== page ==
Sooting limit in counterflow diffusion flames of ethylene/propane fuels and implication to threshold soot index

Abstract
Sooting limits in counterflow diffusion flames of propane/ethylene fuels have been studied experimentally using a light scattering technique, including the effects of dilution, fuel mixing, and strain rate. The results are discussed in view of the threshold soot index (TSI). In soot-formation (SF) flames, where the flame is located on the oxidizer side of the stagnation plane, the sooting limit depends critically on fuel type and subsequently on flame temperature. The sooting limit has a non-linear dependence on the fuel-mixing ratio, which is similar to the non-linear mixing rule for TSI observed experimentally in rich premixed flames, where soot oxidation is absent for both SF and rich premixed flames. In soot-formation-oxidation (SFO) flames, where the flame is located on the fuel side, the sooting limit depends critically on flame temperature, while it is relatively independent on fuel type. This result suggests a linear mixing rule for sooting limits in SFO flames, which is similar to the TSI behavior for coflow diffusion flames. Soot oxidation takes place for both types of flames. The aerodynamic strain effect on the sooting limits has also been studied and an appreciable influence has been observed. Under sooting conditions, soot volume fraction was measured using a light extinction technique. The soot loadings in SF flames of the mixture fuels demonstrated a synergistic effect, i.e., soot production increased for certain mixture fuels as compared to the respective singlecomponent fuels. © 2012 The Combustion Institute.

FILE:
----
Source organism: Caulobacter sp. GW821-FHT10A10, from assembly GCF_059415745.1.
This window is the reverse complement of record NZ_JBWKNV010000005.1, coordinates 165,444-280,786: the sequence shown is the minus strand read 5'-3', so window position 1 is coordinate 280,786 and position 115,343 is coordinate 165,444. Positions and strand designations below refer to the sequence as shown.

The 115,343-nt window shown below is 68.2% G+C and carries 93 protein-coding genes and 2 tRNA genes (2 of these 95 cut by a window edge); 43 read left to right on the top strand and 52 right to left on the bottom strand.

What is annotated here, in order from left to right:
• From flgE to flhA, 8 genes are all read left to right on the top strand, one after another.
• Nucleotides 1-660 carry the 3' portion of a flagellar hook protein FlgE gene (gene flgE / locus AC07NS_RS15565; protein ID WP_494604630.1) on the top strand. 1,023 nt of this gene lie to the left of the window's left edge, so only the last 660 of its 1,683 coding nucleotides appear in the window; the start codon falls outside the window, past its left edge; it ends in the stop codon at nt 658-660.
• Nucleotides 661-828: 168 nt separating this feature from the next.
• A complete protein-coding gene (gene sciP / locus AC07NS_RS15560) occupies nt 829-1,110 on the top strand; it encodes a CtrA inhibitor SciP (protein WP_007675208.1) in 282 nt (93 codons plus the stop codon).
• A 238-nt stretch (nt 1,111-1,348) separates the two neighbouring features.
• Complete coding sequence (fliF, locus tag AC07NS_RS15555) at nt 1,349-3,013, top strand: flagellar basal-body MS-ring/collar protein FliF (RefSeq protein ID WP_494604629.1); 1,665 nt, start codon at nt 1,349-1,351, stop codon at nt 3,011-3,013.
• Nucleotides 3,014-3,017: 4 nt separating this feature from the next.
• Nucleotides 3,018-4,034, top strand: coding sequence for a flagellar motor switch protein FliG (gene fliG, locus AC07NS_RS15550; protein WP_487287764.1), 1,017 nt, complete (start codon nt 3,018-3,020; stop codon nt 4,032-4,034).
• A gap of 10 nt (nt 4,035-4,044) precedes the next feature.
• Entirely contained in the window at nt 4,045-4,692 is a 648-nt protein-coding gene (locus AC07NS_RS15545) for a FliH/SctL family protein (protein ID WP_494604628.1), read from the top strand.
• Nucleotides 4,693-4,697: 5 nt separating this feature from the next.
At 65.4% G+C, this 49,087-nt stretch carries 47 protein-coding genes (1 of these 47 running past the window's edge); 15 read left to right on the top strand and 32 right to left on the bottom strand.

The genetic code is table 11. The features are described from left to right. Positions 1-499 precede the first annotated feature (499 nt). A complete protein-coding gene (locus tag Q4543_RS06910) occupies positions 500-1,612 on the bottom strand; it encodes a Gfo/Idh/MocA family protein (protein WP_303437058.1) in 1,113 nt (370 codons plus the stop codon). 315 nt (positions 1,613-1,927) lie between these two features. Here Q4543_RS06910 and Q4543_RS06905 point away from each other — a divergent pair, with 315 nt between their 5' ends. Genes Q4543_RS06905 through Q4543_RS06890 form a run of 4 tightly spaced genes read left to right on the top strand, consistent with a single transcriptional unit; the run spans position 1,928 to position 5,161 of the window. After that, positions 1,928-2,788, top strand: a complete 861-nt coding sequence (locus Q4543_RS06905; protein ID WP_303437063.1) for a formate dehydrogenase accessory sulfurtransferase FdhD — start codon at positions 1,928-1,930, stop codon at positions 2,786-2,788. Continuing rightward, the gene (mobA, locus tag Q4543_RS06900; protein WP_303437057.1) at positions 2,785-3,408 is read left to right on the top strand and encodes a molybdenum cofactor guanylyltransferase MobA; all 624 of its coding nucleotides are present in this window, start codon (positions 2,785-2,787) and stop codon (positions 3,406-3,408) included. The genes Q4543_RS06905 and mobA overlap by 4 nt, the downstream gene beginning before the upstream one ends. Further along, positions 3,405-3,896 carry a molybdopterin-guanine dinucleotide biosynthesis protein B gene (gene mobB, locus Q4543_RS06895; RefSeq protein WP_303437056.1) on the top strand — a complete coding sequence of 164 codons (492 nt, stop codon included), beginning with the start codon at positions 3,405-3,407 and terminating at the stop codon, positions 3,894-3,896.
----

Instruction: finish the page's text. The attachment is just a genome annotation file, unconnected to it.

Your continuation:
Citation
Joo, P. H., Wang, Y., Raj, A., & Chung, S. H. (2013). Sooting limit in counterflow diffusion flames of ethylene/propane fuels and implication to threshold soot index. Proceedings of the Combustion Institute, 34(1), 1803–1809. doi:10.1016/j.proci.2012.06.124

Acknowledgements
This work is supported by Saudi Aramco through KAUST CCRC.

Publisher
Elsevier BV

Journal
Proceedings of the Combustion Institute

DOI
10.1016/j.proci.2012.06.124

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